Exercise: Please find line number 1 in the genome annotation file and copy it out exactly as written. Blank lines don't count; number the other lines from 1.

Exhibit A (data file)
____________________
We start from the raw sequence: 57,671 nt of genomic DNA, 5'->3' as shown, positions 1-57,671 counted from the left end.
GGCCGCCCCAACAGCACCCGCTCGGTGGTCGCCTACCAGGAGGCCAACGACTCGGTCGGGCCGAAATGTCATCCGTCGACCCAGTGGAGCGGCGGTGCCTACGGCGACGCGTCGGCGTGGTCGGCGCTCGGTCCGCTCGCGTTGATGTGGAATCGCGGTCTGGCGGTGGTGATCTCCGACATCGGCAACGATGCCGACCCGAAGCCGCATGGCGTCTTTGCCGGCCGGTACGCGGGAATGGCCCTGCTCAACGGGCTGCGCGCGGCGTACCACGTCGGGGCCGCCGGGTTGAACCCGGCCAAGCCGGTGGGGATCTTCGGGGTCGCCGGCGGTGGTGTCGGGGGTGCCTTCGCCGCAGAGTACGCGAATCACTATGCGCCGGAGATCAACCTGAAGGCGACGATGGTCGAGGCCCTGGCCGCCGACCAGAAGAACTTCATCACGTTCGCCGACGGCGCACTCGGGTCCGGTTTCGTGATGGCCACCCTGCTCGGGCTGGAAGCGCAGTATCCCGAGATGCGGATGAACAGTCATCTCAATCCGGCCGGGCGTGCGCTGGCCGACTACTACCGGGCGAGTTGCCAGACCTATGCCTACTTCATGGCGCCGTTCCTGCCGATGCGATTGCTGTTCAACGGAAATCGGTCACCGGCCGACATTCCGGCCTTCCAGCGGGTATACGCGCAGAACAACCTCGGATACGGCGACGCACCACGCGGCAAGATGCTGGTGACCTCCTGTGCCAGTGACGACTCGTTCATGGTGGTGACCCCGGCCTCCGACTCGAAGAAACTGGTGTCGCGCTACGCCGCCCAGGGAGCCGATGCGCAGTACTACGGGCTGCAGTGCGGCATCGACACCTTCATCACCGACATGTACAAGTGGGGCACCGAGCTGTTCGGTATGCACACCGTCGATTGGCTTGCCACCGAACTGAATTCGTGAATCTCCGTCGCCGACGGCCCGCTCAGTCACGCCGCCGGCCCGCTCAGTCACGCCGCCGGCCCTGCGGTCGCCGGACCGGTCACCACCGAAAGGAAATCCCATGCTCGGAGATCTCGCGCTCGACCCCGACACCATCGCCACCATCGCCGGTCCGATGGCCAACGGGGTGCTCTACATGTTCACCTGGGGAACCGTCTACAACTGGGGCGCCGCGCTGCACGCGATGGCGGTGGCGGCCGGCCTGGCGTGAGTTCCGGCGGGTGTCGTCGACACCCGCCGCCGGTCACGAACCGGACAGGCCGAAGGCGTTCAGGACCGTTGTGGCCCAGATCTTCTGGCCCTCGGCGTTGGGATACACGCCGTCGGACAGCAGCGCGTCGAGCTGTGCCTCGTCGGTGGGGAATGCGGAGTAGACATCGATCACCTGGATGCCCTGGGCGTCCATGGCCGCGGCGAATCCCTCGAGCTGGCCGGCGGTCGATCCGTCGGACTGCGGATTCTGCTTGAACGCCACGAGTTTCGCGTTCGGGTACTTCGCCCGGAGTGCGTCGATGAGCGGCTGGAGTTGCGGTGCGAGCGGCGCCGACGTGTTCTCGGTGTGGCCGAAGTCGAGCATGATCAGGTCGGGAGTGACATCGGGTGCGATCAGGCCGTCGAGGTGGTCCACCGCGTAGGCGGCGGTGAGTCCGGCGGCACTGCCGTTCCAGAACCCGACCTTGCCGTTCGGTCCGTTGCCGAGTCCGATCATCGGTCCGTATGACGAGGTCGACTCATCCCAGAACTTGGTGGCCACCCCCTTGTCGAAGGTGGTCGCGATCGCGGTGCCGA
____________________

We start from the raw sequence: 57,671 nt of genomic DNA, 5'->3' as shown, positions 1-57,671 counted from the left end.